The Rape Election
Although I generally applaud the notion of a national conversation about rape and rape culture, the repeated coverage of the accusations against Republican presidential nominee Donald Trump, and the responses he has given as well as those of his supporters, are deeply troubling. I fear they are reinforcing dangerous misconceptions about sexual assault, so I am offering five actual facts about sexual assault.
Fact One: Sexual assault is not about the victim’s looks. Rape is a crime of opportunity and power, not sexual attraction. It’s not, as others have said, “a pretty girl problem.” Yet Donald Trump’s defense against the accusations made by Jessica Leeds, who alleged that he groped her on an airplane several decades ago, is that she “would not be my first choice, that I can tell you.” Such a statement implies that Leeds is “unrapeable,” a common but inaccurate and disgusting trope.
Fact Two: Sexual assault is not funny or trivial. Yet Donald Trump publicly made fun of Kristin Anderson, a woman who claims that he reached his hand up her skirt and touched her vagina while she sat next to him at a New York night club in the 1990s. In a speech, he mockingly said, “And then I went wah to somebody” as he simulated the gesture. His supporters laughed. His supporters seem to buy the defense that all his comments about grabbing women were just “locker room,” “bad boy,” or “gutter” talk, with some even suggesting it is not Trump that should be blamed but rather the person who recorded him saying those horrible things. Former presidential candidate Ben Carson also trivialized the accusations, noting that it is common for men to brag about their “conquests” and denouncing the entire conversation as unimportant compared to other issues facing the nation. Alabama Republican Jeff Sessions claimed that the unwanted touching is not sexual assault, despite the fact that it does indeed meet the definition provided by the U.S. Department of Justice.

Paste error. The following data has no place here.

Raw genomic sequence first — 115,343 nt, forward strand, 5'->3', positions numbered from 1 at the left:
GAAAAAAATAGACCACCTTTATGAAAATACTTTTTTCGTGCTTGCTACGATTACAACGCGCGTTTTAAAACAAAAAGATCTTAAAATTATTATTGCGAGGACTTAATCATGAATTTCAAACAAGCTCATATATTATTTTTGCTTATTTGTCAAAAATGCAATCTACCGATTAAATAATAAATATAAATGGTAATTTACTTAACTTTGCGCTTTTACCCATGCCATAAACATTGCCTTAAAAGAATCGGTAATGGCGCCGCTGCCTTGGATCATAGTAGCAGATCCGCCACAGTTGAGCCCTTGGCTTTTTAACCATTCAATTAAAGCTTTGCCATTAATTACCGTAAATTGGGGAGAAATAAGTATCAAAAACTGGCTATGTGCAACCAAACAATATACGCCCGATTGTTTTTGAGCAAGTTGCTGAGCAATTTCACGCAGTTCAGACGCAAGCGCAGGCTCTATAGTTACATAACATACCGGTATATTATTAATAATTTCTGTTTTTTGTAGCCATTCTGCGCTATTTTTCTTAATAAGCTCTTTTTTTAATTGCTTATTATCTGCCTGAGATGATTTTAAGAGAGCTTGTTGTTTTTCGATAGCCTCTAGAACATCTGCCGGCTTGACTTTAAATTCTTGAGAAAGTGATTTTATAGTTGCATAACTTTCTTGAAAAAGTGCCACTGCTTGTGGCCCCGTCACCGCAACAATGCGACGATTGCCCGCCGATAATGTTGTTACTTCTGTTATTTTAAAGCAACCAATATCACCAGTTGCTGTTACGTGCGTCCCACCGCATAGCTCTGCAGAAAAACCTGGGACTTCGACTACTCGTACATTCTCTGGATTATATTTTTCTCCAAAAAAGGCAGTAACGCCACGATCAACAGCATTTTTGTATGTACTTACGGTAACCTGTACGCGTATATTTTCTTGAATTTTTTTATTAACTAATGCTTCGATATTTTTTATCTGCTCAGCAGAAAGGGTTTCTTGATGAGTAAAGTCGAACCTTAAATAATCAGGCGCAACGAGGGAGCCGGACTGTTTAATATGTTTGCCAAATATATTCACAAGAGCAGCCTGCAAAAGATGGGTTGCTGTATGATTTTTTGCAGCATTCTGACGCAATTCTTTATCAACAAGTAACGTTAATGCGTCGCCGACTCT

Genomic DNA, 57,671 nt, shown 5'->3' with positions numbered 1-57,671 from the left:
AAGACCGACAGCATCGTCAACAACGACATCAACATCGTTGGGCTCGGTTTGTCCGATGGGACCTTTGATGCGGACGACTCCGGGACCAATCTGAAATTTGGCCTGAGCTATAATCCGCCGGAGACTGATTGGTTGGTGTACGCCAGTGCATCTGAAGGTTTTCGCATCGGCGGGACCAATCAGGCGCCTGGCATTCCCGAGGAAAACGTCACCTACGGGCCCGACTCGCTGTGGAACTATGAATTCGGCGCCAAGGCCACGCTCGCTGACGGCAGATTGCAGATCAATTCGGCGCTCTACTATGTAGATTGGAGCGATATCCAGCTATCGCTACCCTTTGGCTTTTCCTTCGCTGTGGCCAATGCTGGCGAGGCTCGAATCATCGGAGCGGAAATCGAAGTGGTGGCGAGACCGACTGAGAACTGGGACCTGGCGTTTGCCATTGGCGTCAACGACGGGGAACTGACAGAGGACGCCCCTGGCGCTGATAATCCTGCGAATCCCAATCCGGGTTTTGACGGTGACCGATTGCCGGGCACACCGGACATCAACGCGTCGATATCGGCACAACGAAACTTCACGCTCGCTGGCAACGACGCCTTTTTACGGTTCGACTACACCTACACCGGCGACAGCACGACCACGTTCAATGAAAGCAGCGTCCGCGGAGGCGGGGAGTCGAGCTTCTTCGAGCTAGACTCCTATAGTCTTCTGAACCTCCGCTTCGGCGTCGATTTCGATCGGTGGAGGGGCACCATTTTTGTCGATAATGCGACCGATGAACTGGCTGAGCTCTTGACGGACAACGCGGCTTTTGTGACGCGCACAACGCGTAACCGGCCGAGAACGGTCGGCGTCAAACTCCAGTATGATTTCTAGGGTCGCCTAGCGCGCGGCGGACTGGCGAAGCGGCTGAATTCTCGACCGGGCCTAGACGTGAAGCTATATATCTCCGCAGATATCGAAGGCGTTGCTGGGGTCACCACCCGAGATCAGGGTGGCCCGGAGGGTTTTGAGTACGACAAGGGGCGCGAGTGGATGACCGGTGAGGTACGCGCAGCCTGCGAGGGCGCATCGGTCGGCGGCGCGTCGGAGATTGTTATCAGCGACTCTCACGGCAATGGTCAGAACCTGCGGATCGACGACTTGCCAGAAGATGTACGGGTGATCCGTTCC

Fact Three: False reports of sexual assault are uncommon. Although it is impossible to determine right now the accuracy of the many allegations against Trump, the reality is that, according to the FBI and other sources, at most eight percent of rape allegations are false, with some studies finding the false report number as low as two percent. Trump has repeatedly suggested that the accusations were all part of a Clinton- media conspiracy to rig the election against him, an idea that bears no resemblance to reality. But it does harken up all kinds of rape myths: women levy false accusations for attention, money, or because they regret sexual activity. I do believe Trump has the right to defend himself in the media and in court, should that time come, but a simple denial rather than a conspiracy theory would be more palatable.
Fact Four: One of the strongest predictors of sexual assault is the way a man views and talks about women. Trump’s repeated derogatory comments about women (among them “piece of ass,” “pig,” and “bimbo”); the many allegations of harassment and even rape that have been made against him; his disgusting comments about the appearance of a 10-year-old girl (and other young girls) who he said he’d “be dating in 10 years”; and his own words describing how it’s okay if a man grabs a woman and kisses her without her consent, who even grabs her by her genitalia; are the type of beliefs and statements that are common among rapists.
Fact Five: That other high-profile men have faced similar accusations does not excuse your behavior, both that which is documented and that which is alleged. That Bill Clinton behaved poorly (at best) when he was in the White House has no connection to the accusations against Donald Trump. Shockingly, Texas Republican Louie Gohmert even alleged that Trump’s comments were only due to the fact that he was chums with Bill Clinton.
Given that fact-checkers have found that most of what comes out of Trump’s mouth is a distortion or flat-out lie, it should come as no surprise that he is peddling misconceptions about sexual assault. But we deserve better.
Laura Finley, Ph.D., teaches in the Barry University Department of Sociology & Criminology and is syndicated by Peace Voice.